Guilford’s Teasdale a National Equestrian Finalist
Guilford High School junior Kennedy Teasdale has already achieved a great deal, qualifying for the Interscholastic Equestrian Association (IEA) National Finals where she will represent New England in the two highest competitive divisions. Still, despite the knack she has for working with horses and being on the race track, she’s not above doing some work around the barn as it’s been part of her lifestyle for years.
“I’ve always been a working student at all the barns I’ve trained at,” Kennedy says. “It really puts a sense of importance and work ethic in the sport. I’ve had to work for everything I have, even after all the work I’ve put in to be strong at the sport itself. It’s been a really amazing learning experience because I get to learn from professionals who have done this their whole lives and learn the tricks of the trade for this sport.”
Kennedy is a student of the game when it comes to equestrian, and has successfully applied what she has learned to become one of the best riders in New England. The Guilford native will compete in the IEA National Finals in Mill Spring, North Carolina from April 27 to April 30 in the Varsity Open Equitation Over Fences and the Varsity Open Equitation on the Flat division.
To reach the finals, Kennedy won both her Regional Finals and Zone 1 New England Finals. The junior rides for the Southeastern Connecticut Equestrian Team out of Mystic Valley Hunt Club, which is run by Sally Hinkle Russell. Russell and Deb Bakoledis are also Kennedy’s coaches. For Kennedy, this will be her second trip to the IEA National Finals, and she says she is still processing all she’s accomplished.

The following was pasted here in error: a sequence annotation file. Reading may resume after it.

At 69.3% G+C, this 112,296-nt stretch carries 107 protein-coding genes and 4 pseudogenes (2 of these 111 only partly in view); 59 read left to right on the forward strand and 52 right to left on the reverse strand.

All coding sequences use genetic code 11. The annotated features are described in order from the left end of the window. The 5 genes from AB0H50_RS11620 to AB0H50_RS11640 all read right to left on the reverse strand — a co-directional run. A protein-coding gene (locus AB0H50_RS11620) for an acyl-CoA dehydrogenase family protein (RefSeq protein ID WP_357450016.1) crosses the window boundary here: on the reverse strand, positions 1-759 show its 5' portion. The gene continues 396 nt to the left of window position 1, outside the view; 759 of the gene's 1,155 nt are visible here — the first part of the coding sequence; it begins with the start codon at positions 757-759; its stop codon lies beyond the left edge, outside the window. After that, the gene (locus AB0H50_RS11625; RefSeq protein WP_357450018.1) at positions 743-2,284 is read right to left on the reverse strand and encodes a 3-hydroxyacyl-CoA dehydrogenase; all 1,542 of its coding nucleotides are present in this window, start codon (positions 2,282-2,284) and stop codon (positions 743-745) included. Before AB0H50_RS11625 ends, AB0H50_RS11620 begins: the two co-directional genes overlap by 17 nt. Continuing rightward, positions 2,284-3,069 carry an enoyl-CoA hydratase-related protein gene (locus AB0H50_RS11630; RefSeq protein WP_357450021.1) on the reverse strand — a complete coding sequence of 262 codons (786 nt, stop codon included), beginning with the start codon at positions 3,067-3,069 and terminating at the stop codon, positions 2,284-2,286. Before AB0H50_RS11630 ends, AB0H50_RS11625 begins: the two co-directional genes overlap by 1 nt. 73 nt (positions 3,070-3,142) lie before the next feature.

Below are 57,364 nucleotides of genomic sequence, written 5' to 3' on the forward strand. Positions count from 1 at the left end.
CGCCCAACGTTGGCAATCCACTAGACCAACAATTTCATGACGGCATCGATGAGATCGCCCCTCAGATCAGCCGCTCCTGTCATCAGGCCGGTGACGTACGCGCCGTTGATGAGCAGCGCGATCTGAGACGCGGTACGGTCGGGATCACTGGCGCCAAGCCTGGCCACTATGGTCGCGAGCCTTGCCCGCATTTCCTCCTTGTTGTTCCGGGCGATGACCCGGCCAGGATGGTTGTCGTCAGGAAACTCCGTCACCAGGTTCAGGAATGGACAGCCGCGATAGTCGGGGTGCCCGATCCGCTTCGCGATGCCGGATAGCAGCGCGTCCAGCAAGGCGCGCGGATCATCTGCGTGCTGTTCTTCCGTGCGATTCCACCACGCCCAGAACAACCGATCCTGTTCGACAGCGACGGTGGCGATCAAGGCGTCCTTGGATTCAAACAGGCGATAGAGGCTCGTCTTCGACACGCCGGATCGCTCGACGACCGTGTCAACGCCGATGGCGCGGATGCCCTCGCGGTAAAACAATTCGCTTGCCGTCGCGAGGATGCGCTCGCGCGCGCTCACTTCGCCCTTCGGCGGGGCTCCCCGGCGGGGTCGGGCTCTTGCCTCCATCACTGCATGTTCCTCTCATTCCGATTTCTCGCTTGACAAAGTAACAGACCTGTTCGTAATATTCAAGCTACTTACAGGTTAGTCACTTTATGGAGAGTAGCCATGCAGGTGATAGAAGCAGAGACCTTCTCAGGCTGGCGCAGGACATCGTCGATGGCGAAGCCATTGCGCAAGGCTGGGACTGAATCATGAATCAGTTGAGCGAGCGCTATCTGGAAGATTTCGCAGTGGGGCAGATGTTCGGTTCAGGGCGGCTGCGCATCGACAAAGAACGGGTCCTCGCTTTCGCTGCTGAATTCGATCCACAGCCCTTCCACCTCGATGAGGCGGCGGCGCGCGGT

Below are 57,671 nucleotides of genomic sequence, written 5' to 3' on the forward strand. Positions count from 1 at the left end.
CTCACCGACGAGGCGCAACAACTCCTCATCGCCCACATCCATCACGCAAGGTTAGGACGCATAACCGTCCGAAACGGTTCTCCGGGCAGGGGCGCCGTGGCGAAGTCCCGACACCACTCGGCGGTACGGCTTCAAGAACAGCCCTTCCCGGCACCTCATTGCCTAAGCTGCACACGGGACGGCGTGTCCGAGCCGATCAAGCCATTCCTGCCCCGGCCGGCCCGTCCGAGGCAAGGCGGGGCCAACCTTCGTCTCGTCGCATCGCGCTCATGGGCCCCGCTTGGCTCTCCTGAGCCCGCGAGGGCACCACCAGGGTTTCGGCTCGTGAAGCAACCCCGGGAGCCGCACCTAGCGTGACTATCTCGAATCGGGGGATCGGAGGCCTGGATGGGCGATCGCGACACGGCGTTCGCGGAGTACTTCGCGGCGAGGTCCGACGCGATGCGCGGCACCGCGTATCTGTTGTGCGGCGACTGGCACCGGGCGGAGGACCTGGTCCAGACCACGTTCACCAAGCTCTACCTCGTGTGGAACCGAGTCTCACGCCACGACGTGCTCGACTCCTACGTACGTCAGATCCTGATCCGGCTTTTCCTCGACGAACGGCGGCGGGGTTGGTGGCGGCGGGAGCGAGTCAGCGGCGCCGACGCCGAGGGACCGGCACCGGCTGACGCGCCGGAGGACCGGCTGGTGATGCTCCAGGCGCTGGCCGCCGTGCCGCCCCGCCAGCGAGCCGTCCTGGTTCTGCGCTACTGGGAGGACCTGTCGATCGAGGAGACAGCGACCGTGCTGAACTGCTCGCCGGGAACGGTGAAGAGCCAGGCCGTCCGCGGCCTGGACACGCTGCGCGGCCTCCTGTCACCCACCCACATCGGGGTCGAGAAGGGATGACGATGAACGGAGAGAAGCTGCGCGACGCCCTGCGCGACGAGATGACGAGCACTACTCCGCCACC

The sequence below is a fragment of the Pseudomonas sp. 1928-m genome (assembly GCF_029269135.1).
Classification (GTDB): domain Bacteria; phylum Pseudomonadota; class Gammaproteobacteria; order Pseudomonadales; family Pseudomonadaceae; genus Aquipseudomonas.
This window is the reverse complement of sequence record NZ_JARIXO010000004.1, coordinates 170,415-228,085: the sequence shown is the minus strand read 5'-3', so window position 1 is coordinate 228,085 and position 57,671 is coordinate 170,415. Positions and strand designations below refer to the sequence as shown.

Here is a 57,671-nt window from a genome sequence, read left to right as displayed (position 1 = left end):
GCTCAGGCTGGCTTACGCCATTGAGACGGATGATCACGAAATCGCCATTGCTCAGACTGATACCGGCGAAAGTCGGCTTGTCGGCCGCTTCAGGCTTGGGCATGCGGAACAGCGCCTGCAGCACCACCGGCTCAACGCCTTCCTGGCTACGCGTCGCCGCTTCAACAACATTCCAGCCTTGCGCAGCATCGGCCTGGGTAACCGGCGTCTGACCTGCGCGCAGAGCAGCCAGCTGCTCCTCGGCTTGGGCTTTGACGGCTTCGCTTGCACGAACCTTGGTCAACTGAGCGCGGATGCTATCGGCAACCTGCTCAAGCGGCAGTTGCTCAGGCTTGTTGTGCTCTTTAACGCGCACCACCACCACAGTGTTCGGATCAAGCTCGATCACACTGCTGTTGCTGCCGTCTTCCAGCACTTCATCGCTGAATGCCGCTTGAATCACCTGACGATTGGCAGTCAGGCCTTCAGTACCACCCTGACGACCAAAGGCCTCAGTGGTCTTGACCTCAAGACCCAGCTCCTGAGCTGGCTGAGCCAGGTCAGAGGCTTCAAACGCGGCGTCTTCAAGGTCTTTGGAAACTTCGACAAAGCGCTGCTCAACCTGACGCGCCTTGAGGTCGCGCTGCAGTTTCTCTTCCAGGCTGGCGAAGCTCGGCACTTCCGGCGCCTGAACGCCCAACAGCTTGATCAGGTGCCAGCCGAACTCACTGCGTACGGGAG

“It definitely hasn’t hit me yet,” Kennedy says. “I went to Nationals when I was in seventh or eighth grade, so I have some more experience, which is nice. It’s surreal especially to go at a higher level, it’s definitely crazy to have all my hard work pay off.”
Russell said hard work is something the Guilford native has never shied away from. She adds that Kennedy has always been a rider that holds herself to a high standard.
“I told her she was trying to be 100% better everyday, so pick one skill she wanted to improve and make it 1% better and in 100 days she’s got it, which is really not a lot of time,” Russell says. “Think of different ways to make small pieces better and it makes the whole better without pressuring her or the horse.”
Kennedy also mentions that, at times, she does place too much pressure on herself.
“Being a perfectionist has worked for me and against me in a lot of ways,” Kennedy says. “Being tense and uptight has always been something I’ve had to work myself out of. It’s very hard to do that in this sport because you’re working with another living being who senses a lot of the things you feel also, so the sport has taught me a lot about how to handle myself in stressful situations. It’s just been an amazing life experience to channel my emotions into working for me.”
Kennedy got her start in the sport when she was six years old. She says her mother, Cara Mulqueen-Teasdale, used to ride and as a young girl she developed a love for horses, too, just like her mom. After a very special birthday party, her mother let her begin training.